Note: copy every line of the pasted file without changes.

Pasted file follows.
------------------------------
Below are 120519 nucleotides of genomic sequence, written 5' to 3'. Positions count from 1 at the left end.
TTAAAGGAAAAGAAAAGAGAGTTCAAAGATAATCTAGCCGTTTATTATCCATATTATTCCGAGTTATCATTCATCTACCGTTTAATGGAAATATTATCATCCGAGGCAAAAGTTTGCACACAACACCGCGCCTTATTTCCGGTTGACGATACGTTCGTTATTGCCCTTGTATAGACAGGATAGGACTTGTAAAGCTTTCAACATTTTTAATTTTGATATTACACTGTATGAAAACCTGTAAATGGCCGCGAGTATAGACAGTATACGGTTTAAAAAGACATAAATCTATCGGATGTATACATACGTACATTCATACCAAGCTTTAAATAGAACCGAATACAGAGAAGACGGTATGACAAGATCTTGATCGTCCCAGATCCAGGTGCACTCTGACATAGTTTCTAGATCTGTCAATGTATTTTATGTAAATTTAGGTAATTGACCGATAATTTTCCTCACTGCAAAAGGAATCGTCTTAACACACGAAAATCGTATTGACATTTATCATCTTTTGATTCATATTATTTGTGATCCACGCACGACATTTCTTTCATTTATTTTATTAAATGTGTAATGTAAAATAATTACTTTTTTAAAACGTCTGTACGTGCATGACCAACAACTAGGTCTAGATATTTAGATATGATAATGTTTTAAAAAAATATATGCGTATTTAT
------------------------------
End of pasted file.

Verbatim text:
Below are 120519 nucleotides of genomic sequence, written 5' to 3'. Positions count from 1 at the left end.
TTAAAGGAAAAGAAAAGAGAGTTCAAAGATAATCTAGCCGTTTATTATCCATATTATTCCGAGTTATCATTCATCTACCGTTTAATGGAAATATTATCATCCGAGGCAAAAGTTTGCACACAACACCGCGCCTTATTTCCGGTTGACGATACGTTCGTTATTGCCCTTGTATAGACAGGATAGGACTTGTAAAGCTTTCAACATTTTTAATTTTGATATTACACTGTATGAAAACCTGTAAATGGCCGCGAGTATAGACAGTATACGGTTTAAAAAGACATAAATCTATCGGATGTATACATACGTACATTCATACCAAGCTTTAAATAGAACCGAATACAGAGAAGACGGTATGACAAGATCTTGATCGTCCCAGATCCAGGTGCACTCTGACATAGTTTCTAGATCTGTCAATGTATTTTATGTAAATTTAGGTAATTGACCGATAATTTTCCTCACTGCAAAAGGAATCGTCTTAACACACGAAAATCGTATTGACATTTATCATCTTTTGATTCATATTATTTGTGATCCACGCACGACATTTCTTTCATTTATTTTATTAAATGTGTAATGTAAAATAATTACTTTTTTAAAACGTCTGTACGTGCATGACCAACAACTAGGTCTAGATATTTAGATATGATAATGTTTTAAAAAAATATATGCGTATTTAT